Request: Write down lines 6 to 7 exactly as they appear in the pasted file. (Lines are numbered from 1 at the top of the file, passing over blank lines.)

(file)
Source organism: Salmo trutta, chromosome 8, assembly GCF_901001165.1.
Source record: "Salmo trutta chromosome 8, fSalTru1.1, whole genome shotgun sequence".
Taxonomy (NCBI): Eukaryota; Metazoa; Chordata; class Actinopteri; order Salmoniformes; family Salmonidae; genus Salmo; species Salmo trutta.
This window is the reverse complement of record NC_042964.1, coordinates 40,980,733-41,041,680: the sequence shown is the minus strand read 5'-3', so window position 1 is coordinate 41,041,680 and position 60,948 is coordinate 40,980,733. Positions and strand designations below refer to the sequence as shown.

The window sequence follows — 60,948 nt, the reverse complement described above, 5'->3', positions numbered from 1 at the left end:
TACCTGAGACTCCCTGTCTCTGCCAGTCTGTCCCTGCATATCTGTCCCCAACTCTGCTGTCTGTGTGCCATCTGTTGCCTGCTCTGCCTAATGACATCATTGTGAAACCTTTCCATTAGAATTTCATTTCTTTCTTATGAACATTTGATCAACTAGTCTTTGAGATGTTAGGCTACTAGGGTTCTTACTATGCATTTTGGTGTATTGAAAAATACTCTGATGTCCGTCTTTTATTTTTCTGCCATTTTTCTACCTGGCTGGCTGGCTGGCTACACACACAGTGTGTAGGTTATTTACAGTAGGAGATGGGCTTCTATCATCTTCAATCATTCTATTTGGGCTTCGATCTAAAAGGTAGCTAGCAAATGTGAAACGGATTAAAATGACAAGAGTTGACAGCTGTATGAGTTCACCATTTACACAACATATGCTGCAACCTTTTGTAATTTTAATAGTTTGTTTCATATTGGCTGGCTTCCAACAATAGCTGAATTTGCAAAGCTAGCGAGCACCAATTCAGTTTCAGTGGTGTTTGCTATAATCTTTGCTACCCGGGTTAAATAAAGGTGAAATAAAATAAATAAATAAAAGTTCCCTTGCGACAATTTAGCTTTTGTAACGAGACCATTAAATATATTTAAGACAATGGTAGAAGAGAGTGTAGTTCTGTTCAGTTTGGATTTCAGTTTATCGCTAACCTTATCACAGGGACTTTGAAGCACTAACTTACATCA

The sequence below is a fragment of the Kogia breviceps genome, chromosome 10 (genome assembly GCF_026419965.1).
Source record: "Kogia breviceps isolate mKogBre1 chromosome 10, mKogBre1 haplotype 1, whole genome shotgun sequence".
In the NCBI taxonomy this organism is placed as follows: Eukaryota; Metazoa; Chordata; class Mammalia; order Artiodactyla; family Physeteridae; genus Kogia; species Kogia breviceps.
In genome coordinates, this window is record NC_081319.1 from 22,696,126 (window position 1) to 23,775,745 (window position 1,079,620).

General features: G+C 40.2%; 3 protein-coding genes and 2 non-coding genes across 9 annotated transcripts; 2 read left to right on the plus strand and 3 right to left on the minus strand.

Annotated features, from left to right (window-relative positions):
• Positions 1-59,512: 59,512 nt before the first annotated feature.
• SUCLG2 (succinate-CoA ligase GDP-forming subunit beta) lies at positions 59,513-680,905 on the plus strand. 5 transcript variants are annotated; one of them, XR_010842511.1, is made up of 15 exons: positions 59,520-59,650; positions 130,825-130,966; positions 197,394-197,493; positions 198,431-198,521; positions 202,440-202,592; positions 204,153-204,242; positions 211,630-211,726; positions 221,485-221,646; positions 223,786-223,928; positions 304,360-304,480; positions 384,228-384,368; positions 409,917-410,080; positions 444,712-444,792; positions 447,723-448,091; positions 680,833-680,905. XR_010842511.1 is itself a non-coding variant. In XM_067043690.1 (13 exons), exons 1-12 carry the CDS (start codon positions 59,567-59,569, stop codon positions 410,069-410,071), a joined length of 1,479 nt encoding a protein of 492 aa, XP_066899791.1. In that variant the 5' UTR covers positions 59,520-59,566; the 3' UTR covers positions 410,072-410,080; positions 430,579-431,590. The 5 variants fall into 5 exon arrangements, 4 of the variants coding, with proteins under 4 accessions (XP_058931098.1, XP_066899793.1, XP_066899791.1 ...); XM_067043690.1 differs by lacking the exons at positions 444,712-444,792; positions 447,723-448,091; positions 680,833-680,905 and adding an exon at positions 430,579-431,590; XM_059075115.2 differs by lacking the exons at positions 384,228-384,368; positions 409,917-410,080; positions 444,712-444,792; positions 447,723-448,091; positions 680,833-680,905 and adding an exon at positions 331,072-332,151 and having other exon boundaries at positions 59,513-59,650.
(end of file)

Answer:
TACCTGAGACTCCCTGTCTCTGCCAGTCTGTCCCTGCATATCTGTCCCCAACTCTGCTGTCTGTGTGCCATCTGTTGCCTGCTCTGCCTAATGACATCATTGTGAAACCTTTCCATTAGAATTTCATTTCTTTCTTATGAACATTTGATCAACTAGTCTTTGAGATGTTAGGCTACTAGGGTTCTTACTATGCATTTTGGTGTATTGAAAAATACTCTGATGTCCGTCTTTTATTTTTCTGCCATTTTTCTACCTGGCTGGCTGGCTGGCTACACACACAGTGTGTAGGTTATTTACAGTAGGAGATGGGCTTCTATCATCTTCAATCATTCTATTTGGGCTTCGATCTAAAAGGTAGCTAGCAAATGTGAAACGGATTAAAATGACAAGAGTTGACAGCTGTATGAGTTCACCATTTACACAACATATGCTGCAACCTTTTGTAATTTTAATAGTTTGTTTCATATTGGCTGGCTTCCAACAATAGCTGAATTTGCAAAGCTAGCGAGCACCAATTCAGTTTCAGTGGTGTTTGCTATAATCTTTGCTACCCGGGTTAAATAAAGGTGAAATAAAATAAATAAATAAAAGTTCCCTTGCGACAATTTAGCTTTTGTAACGAGACCATTAAATATATTTAAGACAATGGTAGAAGAGAGTGTAGTTCTGTTCAGTTTGGATTTCAGTTTATCGCTAACCTTATCACAGGGACTTTGAAGCACTAACTTACATCA

The sequence below is a fragment of the Kogia breviceps genome, chromosome 10 (genome assembly GCF_026419965.1).